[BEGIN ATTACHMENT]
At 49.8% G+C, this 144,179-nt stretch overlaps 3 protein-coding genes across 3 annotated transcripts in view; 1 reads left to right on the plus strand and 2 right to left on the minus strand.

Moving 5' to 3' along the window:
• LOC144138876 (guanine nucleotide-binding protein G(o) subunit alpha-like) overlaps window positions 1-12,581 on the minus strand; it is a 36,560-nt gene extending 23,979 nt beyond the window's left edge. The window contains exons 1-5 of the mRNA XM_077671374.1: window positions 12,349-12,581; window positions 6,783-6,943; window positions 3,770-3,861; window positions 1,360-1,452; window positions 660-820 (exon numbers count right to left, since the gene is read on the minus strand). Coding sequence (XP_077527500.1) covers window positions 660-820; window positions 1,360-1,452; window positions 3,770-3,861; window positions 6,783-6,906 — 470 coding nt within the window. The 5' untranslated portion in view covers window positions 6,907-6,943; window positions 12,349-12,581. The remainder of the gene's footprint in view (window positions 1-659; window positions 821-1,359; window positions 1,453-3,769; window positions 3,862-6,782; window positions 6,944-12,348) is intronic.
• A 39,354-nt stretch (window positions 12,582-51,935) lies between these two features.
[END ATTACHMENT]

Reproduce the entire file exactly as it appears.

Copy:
At 49.8% G+C, this 144,179-nt stretch overlaps 3 protein-coding genes across 3 annotated transcripts in view; 1 reads left to right on the plus strand and 2 right to left on the minus strand.

Moving 5' to 3' along the window:
• LOC144138876 (guanine nucleotide-binding protein G(o) subunit alpha-like) overlaps window positions 1-12,581 on the minus strand; it is a 36,560-nt gene extending 23,979 nt beyond the window's left edge. The window contains exons 1-5 of the mRNA XM_077671374.1: window positions 12,349-12,581; window positions 6,783-6,943; window positions 3,770-3,861; window positions 1,360-1,452; window positions 660-820 (exon numbers count right to left, since the gene is read on the minus strand). Coding sequence (XP_077527500.1) covers window positions 660-820; window positions 1,360-1,452; window positions 3,770-3,861; window positions 6,783-6,906 — 470 coding nt within the window. The 5' untranslated portion in view covers window positions 6,907-6,943; window positions 12,349-12,581. The remainder of the gene's footprint in view (window positions 1-659; window positions 821-1,359; window positions 1,453-3,769; window positions 3,862-6,782; window positions 6,944-12,348) is intronic.
• A 39,354-nt stretch (window positions 12,582-51,935) lies between these two features.